Anyway, back to Palantir.
Did I mention that it was started up by Peter Thiel with money seeded by the CIA? No? How about the fact that they've been running an off-the-books program with the New Orleans Police so secretive that the city's own government didn't have a clue that it was going on? Read the rest
In temperate and tropical locales, storm drains are a vital bit of urban infrastructure. As a channel for rain water to drain from city streets, they play an important role in keeping the places most of us live habitable and our roads passable during wet weather. When storm drains get clogged with debris, the water they're meant to carry can't flow and things go sideways, fast. As such, most cities throw a lot of money at cleaning them – and the catch basins that feed into them – out, several times per year.
New Orleans? They've got storm drains. Given the city's history of catastrophic flooding, to say that keeping their waste water flowing would be an understatement. It's a tough job, made more difficult by the annual influx of drunken, horny tourists.
On January 28th, the Times-Picayune reported that in addition to the mud, leaves and garbage that New Orleans public works employees have to suck out of storm drains this year, they discovered something else: 46 tons of Marti Gras beads. For the sober uninitiated, the tradition of passing out strands and necklaces of Mardi Gras beads to boozy revelers started back in the 1800s when people parading as part of the annual celebration handed out the inexpensive mementos to onlookers. As anyone who's been to the five-day festival recently will tell you, just as many strands of the beads wind up on the ground as they do around necks. While the city spends hundreds of thousands of dollars to clean up after the days-long party, the beads still end up getting into places that you don't want them to – kind of like macro-sized glitter. Read the rest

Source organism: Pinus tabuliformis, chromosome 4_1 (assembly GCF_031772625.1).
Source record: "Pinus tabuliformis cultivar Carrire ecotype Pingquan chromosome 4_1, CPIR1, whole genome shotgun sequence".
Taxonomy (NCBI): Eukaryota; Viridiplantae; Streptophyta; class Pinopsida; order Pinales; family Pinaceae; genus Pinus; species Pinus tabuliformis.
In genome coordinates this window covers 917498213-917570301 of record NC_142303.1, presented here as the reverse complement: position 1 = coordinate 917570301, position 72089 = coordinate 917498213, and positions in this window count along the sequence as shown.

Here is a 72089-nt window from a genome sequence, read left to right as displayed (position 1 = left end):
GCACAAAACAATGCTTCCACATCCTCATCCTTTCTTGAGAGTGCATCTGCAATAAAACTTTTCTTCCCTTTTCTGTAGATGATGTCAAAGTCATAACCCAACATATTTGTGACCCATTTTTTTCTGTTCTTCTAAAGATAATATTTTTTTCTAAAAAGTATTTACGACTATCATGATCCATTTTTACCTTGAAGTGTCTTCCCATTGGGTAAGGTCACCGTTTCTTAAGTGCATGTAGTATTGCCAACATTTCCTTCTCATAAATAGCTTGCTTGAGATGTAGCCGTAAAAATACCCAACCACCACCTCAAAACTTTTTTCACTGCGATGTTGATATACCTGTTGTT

I know a kindred spirit when I see one and New Orleans-based bon vivant Sam Malvaney is definitely "one of us," a true kitsch lovin' collector. Take a walk with Sam --who's dressed in a leopard-print tuxedo jacket, no less-- as he gives a virtual tour of his enviable French Quarter home, aka the "Museum of Bad Taste."
Dave Rosser, an incredibly talented musician, exemplary human being, and pillar of the New Orleans music community, died last night surrounded by love in New Orleans. Read the rest
My friend Dave Rosser, the NOLA-based guitarist for the Afghan Whigs (and the Gutter Twins, and Mark Lanegan, etc.), was just diagnosed with inoperable colon cancer. Dave is a brilliant musician, a true gentleman, and a total laugh riot. Now he has a long, hard road ahead of him and the medical expenses he faces are absolutely overwhelming. There's a GoFundMe campaign to help Dave with those bills and the Afghan Whigs have just announced two very special benefit performances to support their much-loved bandmate. Celebrating the 20th anniversary of the Afghan Whigs's dark soul-rock masterpiece Black Love, they will play the album in its entirety in New Orleans on December 10 and Los Angeles on December 14. Tickets go on sale tomorrow (Friday 11/3).